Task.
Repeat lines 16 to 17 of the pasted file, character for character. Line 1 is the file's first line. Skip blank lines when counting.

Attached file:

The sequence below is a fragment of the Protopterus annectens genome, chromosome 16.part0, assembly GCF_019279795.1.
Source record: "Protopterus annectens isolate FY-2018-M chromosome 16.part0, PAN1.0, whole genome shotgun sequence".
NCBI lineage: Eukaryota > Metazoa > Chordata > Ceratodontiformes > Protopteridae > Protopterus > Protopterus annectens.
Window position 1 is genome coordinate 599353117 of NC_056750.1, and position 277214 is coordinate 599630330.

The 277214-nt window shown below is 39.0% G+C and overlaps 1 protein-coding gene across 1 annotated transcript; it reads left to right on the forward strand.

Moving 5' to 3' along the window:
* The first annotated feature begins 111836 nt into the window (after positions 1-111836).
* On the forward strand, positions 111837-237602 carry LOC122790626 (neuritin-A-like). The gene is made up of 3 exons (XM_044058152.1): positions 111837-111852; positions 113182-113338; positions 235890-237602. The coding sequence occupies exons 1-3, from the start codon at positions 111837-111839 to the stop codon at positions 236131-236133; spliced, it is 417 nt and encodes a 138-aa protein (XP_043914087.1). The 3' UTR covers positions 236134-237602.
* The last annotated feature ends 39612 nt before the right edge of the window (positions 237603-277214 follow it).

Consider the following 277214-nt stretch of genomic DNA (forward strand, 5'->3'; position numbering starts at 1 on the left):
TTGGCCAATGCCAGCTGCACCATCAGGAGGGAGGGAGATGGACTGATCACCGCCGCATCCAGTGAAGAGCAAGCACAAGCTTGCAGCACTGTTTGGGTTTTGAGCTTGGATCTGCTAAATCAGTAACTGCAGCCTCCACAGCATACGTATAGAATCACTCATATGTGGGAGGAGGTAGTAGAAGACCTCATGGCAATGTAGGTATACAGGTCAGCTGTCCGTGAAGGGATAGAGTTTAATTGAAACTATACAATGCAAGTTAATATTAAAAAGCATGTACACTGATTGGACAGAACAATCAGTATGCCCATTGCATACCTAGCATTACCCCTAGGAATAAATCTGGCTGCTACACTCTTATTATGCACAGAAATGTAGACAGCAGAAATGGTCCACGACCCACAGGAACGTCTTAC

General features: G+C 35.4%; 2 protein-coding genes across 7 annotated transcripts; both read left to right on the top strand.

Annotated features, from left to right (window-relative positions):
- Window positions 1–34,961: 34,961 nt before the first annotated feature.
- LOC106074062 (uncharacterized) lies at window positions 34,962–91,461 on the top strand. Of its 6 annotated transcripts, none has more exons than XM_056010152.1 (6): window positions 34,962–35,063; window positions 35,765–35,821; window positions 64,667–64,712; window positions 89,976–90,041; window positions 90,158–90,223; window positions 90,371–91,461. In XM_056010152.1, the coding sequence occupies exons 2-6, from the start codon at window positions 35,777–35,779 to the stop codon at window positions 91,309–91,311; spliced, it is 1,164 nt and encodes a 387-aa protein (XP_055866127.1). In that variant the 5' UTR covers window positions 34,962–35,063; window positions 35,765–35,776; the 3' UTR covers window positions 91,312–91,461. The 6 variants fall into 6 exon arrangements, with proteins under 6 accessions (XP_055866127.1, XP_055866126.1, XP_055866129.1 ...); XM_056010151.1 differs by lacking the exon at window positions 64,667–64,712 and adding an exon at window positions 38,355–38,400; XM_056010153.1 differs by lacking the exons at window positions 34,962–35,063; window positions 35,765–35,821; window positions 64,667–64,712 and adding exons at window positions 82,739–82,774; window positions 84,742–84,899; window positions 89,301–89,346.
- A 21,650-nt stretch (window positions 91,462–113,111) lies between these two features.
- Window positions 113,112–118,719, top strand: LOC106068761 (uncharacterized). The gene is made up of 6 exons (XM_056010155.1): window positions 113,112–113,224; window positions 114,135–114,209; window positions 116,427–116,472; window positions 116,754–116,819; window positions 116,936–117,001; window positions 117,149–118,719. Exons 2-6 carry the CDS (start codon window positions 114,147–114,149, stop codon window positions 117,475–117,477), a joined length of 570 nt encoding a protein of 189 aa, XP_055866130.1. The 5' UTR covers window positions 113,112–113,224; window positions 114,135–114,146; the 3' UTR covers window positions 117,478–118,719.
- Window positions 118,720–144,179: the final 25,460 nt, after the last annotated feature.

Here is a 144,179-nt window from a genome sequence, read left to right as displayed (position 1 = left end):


- A 21,650-nt stretch (window positions 91,462–113,111) lies between these two features.
- Window positions 113,112–118,719, top strand: LOC106068761 (uncharacterized). The gene is made up of 6 exons (XM_056010155.1): window positions 113,112–113,224; window positions 114,135–114,209; window positions 116,427–116,472; window positions 116,754–116,819; window positions 116,936–117,001; window positions 117,149–118,719. Exons 2-6 carry the CDS (start codon window positions 114,147–114,149, stop codon window positions 117,475–117,477), a joined length of 570 nt encoding a protein of 189 aa, XP_055866130.1. The 5' UTR covers window positions 113,112–113,224; window positions 114,135–114,146; the 3' UTR covers window positions 117,478–118,719.